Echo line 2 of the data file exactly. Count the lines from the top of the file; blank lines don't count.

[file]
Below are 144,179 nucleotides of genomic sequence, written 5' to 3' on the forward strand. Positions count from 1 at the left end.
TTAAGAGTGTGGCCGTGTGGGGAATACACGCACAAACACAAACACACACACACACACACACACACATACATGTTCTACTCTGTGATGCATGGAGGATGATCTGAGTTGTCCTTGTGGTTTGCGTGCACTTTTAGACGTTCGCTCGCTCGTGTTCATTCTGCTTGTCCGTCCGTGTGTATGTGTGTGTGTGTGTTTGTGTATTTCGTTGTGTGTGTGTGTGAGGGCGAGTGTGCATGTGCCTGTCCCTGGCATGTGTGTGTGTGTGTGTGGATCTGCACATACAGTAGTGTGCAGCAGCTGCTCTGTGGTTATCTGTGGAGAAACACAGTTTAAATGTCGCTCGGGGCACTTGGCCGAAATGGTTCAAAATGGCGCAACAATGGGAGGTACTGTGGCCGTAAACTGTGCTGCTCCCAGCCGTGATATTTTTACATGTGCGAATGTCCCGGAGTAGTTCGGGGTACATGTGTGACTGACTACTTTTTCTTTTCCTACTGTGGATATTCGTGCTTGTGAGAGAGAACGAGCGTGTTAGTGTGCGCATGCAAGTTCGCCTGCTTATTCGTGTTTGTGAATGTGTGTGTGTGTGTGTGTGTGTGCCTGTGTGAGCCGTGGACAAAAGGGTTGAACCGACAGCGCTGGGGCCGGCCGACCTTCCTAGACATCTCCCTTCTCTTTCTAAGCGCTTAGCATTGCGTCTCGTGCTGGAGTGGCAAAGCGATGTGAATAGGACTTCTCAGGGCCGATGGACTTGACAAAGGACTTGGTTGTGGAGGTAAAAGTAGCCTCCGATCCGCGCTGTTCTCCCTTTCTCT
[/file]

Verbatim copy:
TTAAGAGTGTGGCCGTGTGGGGAATACACGCACAAACACAAACACACACACACACACACACACACATACATGTTCTACTCTGTGATGCATGGAGGATGATCTGAGTTGTCCTTGTGGTTTGCGTGCACTTTTAGACGTTCGCTCGCTCGTGTTCATTCTGCTTGTCCGTCCGTGTGTATGTGTGTGTGTGTGTTTGTGTATTTCGTTGTGTGTGTGTGTGAGGGCGAGTGTGCATGTGCCTGTCCCTGGCATGTGTGTGTGTGTGTGTGGATCTGCACATACAGTAGTGTGCAGCAGCTGCTCTGTGGTTATCTGTGGAGAAACACAGTTTAAATGTCGCTCGGGGCACTTGGCCGAAATGGTTCAAAATGGCGCAACAATGGGAGGTACTGTGGCCGTAAACTGTGCTGCTCCCAGCCGTGATATTTTTACATGTGCGAATGTCCCGGAGTAGTTCGGGGTACATGTGTGACTGACTACTTTTTCTTTTCCTACTGTGGATATTCGTGCTTGTGAGAGAGAACGAGCGTGTTAGTGTGCGCATGCAAGTTCGCCTGCTTATTCGTGTTTGTGAATGTGTGTGTGTGTGTGTGTGTGTGCCTGTGTGAGCCGTGGACAAAAGGGTTGAACCGACAGCGCTGGGGCCGGCCGACCTTCCTAGACATCTCCCTTCTCTTTCTAAGCGCTTAGCATTGCGTCTCGTGCTGGAGTGGCAAAGCGATGTGAATAGGACTTCTCAGGGCCGATGGACTTGACAAAGGACTTGGTTGTGGAGGTAAAAGTAGCCTCCGATCCGCGCTGTTCTCCCTTTCTCT